Approach 2

Let's say that you have undertaken strategic planning and as a result, you believe that sales next year look to be around $1600000. The gross profit margin (GPM) predicted is around 34.5%. You wish to target a profit  of $290000. To achieve the desired profit, what must you budget your expenses to be?

This is calculated as follows:

Sales                                                      $1600000
Less Cost of Sales                                  1048000
Gross Profit @ 34.5% GPM                   552000
Less Target Profit                                    290000
Target Expenses                                      262000

You would then closely review all expenses and assess each on their effectiveness in delivering value in accordance with your business model. Be very careful as costs can be cut that much that you deliver insufficient value to your customer - as a result, you don't deliver the required number of customer opportunities, don't convert them at the required rate and/or don't sell at the required av. $ value to achieve your target sales.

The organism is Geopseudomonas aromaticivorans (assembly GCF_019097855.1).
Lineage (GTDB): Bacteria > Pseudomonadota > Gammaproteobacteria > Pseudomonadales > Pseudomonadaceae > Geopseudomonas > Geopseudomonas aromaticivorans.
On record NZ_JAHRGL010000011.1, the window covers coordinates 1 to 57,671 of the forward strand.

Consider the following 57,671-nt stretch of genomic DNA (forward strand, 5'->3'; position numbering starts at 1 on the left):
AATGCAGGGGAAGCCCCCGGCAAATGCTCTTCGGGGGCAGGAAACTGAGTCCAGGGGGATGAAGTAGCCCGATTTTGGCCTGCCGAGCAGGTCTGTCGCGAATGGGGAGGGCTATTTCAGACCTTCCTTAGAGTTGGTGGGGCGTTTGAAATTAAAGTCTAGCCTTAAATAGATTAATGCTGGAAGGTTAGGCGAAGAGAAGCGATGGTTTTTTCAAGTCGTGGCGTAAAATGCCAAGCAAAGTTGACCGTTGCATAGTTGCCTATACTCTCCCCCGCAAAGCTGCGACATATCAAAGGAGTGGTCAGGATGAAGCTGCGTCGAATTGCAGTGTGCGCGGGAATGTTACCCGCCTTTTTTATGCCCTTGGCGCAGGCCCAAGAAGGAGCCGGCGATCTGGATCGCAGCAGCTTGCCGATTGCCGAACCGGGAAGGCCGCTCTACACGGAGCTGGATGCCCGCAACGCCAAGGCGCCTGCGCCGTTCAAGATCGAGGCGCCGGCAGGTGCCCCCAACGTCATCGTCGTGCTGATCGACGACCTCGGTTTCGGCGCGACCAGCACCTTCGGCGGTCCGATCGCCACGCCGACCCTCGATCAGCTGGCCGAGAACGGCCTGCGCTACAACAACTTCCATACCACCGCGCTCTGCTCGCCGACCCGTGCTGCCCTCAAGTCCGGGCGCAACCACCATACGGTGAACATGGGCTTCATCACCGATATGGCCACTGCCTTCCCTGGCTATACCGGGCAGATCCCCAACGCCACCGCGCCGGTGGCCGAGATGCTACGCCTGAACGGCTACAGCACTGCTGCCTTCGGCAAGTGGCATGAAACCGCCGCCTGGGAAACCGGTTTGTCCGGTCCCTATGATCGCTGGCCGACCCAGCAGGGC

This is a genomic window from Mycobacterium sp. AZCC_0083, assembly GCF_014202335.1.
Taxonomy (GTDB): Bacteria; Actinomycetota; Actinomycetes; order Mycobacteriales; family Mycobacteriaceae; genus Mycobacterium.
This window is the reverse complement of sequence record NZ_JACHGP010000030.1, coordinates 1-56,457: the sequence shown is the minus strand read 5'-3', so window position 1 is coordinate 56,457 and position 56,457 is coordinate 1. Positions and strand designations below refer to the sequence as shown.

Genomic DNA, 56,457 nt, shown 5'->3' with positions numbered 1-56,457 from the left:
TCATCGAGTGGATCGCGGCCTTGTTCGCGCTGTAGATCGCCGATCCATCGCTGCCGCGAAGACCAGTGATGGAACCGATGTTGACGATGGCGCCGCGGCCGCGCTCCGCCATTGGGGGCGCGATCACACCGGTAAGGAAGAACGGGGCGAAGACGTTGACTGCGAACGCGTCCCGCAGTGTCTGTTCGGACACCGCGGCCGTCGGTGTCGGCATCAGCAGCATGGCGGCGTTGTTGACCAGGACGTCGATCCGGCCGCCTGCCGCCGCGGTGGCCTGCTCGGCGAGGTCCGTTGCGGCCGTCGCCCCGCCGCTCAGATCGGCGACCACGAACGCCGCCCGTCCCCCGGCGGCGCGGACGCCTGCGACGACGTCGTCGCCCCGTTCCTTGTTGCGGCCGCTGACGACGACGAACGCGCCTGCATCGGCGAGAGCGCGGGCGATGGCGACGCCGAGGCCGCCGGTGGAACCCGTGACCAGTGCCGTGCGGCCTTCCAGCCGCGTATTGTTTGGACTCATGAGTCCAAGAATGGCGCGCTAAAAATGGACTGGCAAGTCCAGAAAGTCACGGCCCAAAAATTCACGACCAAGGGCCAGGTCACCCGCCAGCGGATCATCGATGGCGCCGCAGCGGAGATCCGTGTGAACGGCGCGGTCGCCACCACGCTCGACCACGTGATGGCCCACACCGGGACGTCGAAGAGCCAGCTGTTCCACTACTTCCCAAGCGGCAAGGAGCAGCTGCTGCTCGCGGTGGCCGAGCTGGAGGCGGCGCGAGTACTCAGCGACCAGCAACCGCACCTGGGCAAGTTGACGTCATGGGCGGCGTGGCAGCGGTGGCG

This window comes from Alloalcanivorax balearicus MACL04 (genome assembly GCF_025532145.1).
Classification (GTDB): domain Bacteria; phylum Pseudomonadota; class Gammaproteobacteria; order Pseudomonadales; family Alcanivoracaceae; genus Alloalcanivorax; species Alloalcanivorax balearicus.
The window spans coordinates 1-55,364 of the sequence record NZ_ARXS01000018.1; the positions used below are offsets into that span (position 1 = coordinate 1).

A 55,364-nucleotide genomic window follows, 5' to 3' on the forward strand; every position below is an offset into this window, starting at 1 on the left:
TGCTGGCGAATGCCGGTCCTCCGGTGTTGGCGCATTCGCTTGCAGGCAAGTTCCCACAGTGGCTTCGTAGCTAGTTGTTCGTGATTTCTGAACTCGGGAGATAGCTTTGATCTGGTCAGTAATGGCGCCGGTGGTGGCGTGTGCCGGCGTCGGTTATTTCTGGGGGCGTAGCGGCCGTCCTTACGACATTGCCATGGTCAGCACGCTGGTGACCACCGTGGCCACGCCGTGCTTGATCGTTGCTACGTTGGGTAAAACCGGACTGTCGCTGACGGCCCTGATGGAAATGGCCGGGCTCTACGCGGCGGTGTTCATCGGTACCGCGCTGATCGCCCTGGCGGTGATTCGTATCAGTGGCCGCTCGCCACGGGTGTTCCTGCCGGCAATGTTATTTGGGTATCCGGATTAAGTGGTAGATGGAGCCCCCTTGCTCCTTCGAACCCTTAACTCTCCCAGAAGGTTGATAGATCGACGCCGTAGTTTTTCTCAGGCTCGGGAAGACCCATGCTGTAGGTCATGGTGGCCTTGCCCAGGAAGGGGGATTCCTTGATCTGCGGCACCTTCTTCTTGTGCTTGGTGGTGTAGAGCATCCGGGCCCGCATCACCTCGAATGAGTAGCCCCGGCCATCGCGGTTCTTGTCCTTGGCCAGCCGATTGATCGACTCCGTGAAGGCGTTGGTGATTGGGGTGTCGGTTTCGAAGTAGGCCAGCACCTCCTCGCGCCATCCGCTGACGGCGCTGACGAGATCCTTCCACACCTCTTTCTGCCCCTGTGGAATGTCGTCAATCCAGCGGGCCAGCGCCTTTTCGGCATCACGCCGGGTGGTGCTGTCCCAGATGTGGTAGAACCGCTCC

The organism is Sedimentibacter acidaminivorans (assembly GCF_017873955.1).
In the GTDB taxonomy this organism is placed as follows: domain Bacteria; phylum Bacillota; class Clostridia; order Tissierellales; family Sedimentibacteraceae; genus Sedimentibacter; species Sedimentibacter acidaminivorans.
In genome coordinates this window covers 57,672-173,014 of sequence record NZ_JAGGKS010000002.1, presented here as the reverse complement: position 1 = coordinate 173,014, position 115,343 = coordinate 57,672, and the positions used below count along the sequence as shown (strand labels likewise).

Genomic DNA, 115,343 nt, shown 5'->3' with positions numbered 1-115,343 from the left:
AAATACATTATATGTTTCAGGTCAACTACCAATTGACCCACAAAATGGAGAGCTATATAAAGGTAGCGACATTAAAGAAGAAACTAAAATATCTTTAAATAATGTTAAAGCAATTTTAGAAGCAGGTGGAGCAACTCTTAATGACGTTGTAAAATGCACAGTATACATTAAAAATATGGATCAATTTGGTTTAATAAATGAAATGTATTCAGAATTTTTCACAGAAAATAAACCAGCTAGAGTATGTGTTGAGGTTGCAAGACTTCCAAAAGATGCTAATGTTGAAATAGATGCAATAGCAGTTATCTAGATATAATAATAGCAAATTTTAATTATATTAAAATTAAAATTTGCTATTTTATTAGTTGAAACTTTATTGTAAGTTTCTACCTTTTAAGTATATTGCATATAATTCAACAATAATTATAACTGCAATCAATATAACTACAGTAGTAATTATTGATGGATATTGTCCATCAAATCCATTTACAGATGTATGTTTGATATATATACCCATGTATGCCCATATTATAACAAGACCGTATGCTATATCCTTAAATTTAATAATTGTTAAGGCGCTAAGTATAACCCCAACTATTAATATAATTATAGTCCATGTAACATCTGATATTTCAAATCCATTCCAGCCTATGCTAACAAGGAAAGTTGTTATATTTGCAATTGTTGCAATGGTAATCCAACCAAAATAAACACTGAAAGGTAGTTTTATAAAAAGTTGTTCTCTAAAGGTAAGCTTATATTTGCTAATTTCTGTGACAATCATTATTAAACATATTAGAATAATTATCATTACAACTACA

My preference is to work under Approach 1 as it is a much more positive approach which can lead to the development of innovative initiatives that can take your business to a new level.

I wish you the best in your development of your financial plan for the new year. I am happy to answer any questions that you may have - you are welcome to email me at the following address:


Chris Smith said...

Nice Blog and great post your post is very helpful for me and others.
accountancy services uk

Chris Foster said...

Hi Chris
Thanks for your kind feedback